Nir Shafir is a historian of the early modern Ottoman Empire at the University of California, San Diego. In preparing to teach his class on Science and Islam he was looking at some books and discovered something about the illustrations that seemed a little off.
As I prepared to teach my class ‘Science and Islam’ last spring, I noticed something peculiar about the book I was about to assign to my students. It wasn’t the text – a wonderful translation of a medieval Arabic encyclopaedia – but the cover. Its illustration showed scholars in turbans and medieval Middle Eastern dress, examining the starry sky through telescopes. The miniature purported to be from the premodern Middle East, but something was off.
Besides the colours being a bit too vivid, and the brushstrokes a little too clean, what perturbed me were the telescopes. The telescope was known in the Middle East after Galileo invented it in the 17th century, but almost no illustrations or miniatures ever depicted such an object. When I tracked down the full image, two more figures emerged: one also looking through a telescope, while the other jotted down notes while his hand spun a globe – another instrument that was rarely drawn. The starkest contradiction, however, was the quill in the fourth figure’s hand. Middle Eastern scholars had always used reed pens to write. By now there was no denying it: the cover illustration was a modern-day forgery, masquerading as a medieval illustration.
He says that this is not the only example of the deliberate forging of supposedly old illustrations, the intent of which seemed to suggest that Islamic scholars had anticipated modern scientific results. He says that one can find plenty of such miniatures and objects that seem to originate mostly in Istanbul in Turkey. Some have even entered the collections of established museums.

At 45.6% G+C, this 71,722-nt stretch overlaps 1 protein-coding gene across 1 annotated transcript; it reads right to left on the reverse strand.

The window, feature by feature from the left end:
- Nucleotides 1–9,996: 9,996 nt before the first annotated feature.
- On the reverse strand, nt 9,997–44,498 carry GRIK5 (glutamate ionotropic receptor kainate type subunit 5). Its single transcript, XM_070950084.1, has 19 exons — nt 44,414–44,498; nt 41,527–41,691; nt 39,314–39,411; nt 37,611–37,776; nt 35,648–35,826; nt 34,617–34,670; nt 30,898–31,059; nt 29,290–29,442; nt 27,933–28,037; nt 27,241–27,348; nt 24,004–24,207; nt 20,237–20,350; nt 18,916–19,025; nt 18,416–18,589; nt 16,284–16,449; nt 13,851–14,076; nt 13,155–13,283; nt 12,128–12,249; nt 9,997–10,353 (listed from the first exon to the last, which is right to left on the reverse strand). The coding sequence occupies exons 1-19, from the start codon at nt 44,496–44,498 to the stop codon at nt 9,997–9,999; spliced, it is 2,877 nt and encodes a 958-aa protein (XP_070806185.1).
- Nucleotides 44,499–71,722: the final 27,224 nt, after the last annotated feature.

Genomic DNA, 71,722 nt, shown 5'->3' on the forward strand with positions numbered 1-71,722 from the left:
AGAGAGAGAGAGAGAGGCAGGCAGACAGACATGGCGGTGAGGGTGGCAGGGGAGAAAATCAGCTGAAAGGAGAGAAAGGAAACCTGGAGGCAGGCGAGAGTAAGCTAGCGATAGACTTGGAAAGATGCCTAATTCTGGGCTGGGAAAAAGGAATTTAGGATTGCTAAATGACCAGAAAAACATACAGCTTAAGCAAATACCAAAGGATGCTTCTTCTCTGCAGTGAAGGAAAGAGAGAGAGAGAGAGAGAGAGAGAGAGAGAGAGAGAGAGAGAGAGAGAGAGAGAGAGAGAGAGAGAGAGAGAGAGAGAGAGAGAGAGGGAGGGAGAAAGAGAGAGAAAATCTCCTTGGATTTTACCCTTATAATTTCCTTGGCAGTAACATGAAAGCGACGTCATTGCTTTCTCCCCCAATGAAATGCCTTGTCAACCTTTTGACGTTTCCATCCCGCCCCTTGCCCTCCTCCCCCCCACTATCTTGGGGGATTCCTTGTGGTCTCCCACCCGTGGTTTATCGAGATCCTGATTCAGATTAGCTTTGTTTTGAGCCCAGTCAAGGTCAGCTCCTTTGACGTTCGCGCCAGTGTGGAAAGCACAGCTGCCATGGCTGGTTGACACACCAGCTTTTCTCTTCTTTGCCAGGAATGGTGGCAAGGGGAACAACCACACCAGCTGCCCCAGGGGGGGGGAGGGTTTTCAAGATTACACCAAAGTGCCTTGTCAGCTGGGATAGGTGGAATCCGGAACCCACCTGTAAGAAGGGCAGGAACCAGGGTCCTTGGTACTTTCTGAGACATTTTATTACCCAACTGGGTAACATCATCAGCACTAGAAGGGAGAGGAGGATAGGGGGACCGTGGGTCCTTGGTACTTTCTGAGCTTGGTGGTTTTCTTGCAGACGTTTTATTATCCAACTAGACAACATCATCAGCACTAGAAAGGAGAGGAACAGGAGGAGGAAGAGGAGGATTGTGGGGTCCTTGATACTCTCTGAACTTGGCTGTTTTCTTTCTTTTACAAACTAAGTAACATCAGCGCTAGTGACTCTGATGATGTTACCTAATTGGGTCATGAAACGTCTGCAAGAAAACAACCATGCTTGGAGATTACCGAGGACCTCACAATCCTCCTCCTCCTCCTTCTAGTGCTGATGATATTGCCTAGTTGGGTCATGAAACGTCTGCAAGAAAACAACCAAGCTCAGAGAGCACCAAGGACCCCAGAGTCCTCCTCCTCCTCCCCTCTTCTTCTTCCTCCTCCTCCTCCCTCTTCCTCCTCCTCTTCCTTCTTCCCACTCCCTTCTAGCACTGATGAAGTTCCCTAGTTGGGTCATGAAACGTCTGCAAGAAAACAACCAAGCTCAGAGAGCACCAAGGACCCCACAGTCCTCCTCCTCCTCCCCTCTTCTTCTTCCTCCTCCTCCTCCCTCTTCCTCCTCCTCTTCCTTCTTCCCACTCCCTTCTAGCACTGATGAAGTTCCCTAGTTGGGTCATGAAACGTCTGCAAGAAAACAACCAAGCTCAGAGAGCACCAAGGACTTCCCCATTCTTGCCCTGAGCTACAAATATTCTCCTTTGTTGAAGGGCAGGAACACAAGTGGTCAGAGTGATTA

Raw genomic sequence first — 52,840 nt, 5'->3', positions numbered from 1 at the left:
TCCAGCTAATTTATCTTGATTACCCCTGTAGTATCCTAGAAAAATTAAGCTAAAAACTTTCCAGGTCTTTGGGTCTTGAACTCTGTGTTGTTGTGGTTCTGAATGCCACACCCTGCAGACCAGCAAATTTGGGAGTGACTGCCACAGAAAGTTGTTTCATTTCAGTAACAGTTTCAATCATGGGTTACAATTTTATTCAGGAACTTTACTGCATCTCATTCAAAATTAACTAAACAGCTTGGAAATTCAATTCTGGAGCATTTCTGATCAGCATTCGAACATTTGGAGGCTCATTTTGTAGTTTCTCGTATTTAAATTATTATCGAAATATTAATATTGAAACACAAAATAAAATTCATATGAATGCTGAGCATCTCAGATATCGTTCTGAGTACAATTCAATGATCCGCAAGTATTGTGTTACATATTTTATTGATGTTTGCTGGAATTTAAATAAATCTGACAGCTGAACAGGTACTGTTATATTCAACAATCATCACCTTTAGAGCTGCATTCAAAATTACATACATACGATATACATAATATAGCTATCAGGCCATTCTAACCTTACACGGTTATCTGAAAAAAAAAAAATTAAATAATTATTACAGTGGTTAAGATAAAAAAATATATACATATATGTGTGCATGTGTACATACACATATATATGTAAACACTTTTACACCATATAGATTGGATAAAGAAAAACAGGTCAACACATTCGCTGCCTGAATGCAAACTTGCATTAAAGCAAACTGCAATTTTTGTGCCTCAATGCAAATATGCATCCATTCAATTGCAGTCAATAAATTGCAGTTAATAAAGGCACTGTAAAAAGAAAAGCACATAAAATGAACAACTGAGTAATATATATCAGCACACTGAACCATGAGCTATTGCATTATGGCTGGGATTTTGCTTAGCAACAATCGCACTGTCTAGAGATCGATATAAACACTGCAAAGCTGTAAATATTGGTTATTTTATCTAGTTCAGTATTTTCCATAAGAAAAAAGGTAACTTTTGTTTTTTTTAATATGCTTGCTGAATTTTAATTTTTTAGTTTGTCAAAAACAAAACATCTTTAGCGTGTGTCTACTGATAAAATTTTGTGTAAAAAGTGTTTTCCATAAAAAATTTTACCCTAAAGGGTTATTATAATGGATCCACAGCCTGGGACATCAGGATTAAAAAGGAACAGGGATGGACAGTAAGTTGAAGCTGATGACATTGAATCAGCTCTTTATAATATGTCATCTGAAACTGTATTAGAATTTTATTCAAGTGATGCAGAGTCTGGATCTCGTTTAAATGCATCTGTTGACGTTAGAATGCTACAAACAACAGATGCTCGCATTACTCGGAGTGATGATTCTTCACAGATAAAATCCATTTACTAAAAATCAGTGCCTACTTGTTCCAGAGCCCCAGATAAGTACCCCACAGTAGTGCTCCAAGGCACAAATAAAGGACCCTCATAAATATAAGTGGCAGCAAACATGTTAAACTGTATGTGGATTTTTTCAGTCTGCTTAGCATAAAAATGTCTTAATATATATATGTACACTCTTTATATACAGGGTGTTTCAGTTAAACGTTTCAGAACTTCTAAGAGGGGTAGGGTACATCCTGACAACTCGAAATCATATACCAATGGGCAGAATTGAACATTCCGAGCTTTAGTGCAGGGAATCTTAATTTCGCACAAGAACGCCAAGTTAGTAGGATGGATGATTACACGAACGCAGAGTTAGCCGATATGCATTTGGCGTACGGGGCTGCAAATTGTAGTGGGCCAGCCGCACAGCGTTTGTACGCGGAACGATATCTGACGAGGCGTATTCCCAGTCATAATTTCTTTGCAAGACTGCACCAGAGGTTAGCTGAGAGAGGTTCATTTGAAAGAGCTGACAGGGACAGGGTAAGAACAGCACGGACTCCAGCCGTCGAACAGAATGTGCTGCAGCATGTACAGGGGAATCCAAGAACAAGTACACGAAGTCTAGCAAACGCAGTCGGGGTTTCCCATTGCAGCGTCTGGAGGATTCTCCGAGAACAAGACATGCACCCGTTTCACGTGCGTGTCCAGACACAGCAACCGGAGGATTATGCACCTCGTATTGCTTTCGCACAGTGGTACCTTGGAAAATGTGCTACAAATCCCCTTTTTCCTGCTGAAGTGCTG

So what is behind this effort?
What drives the spread of these images and objects is the desire to use some totemic vision of science to redeem Islam – as a religion, culture or people – from the Islamophobia of recent times.
With these ideals in mind, do the ends justify the means? Using a reproduction or fake to draw attention to the rich and oft-overlooked intellectual legacy of the Middle East and South Asia might be a small price to pay for widening the circle of cross-cultural curiosity. If the material remains of the science do not exist, or don’t fit the narrative we wish to construct, then maybe it’s acceptable to imaginatively reconstruct them.
However, there is a dark side to this progressive impulse. It is an offshoot of a creeping, and paternalistic, tendency to reject the real pieces of Islamic heritage for its reimagined counterparts. Something is lost when we reduce the Islamic history of science to a few recognisably modern objects, and go so far as to summon up images from thin air.
Shafir quotes historian Anthony Grafton.
Grafton ultimately sides with the critic: the forger, he says, is fundamentally ‘irresponsible; however good his ends and elegant his techniques, he lies. It seems inevitable, then, that a culture that tolerates forgery will debase its own intellectual currency, sometimes past redemption.’ As fakes and fictions enter our digital bloodstream, they start to replace the original images, and transform our baseline notions of what actually was the science of the past. In the case of the false miniatures, many are painted on the ripped-out pages of centuries-old manuscripts to add to their historicity, literally destroying authentic artefacts to craft new forgeries.
I am reminded of this old cartoon from Jesus and Mo, though this kind of ‘prediction’ from their scriptures is not limited to Islam.